While P3 projects aren’t new to Manitoba, the announcement showed the provincial government will be taking a closer look at them. While each P3 project is unique, several themes are common throughout. Typically the public sector provides the general framework of what they want built, and they leave it to the private sector to come up with the most innovative and efficient way to accomplish it. The private sector gets paid based on their performance, so they are incentivized to complete the project on-time, on-budget, and without any deficiencies.
P3 projects are done to maximize the value for money that taxpayers receive, something The Winnipeg Chamber of Commerce has long been in favor of. Before a P3 project goes ahead, an analysis is done to see if the private sector can provide a more cost-efficient option. In the case of the Chief Peguis Trail Extension, those cost savings worked out to $31 million. As well, P3s encourage innovation, which is an area where Manitoba needs improvement, as the Conference Board of Canada has ranked us third last amongst all provinces.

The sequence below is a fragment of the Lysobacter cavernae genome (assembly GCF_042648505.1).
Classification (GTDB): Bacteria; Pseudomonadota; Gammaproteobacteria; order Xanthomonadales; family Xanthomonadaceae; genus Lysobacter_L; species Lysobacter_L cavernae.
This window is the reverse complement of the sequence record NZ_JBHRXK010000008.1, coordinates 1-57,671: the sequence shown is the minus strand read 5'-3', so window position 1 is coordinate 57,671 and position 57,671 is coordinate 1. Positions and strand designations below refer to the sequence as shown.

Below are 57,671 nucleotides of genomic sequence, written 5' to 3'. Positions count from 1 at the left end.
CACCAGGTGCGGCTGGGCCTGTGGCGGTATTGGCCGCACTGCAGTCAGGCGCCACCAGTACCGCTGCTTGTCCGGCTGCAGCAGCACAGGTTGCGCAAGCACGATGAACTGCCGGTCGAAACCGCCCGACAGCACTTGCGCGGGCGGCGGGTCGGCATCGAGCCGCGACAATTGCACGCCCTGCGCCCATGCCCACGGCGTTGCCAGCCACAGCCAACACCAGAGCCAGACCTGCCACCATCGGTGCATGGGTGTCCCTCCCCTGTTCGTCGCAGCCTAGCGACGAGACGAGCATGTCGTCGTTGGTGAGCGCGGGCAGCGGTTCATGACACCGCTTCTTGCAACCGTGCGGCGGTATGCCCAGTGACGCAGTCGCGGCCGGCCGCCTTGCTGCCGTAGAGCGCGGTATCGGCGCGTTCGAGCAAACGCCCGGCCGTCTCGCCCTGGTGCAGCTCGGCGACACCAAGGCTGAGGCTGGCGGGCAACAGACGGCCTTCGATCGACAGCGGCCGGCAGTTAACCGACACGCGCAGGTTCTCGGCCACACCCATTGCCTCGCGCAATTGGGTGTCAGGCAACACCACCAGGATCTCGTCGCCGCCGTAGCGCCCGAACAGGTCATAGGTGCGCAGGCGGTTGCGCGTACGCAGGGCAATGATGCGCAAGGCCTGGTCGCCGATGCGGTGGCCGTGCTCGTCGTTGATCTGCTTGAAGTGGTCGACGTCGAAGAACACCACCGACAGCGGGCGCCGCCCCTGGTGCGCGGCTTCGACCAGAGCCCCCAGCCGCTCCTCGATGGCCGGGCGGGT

While it is still too early to tell if these new schools will be built under the P3 model, it is encouraging to see the provincial government look at more innovative and cost effective methods for infrastructure procurement.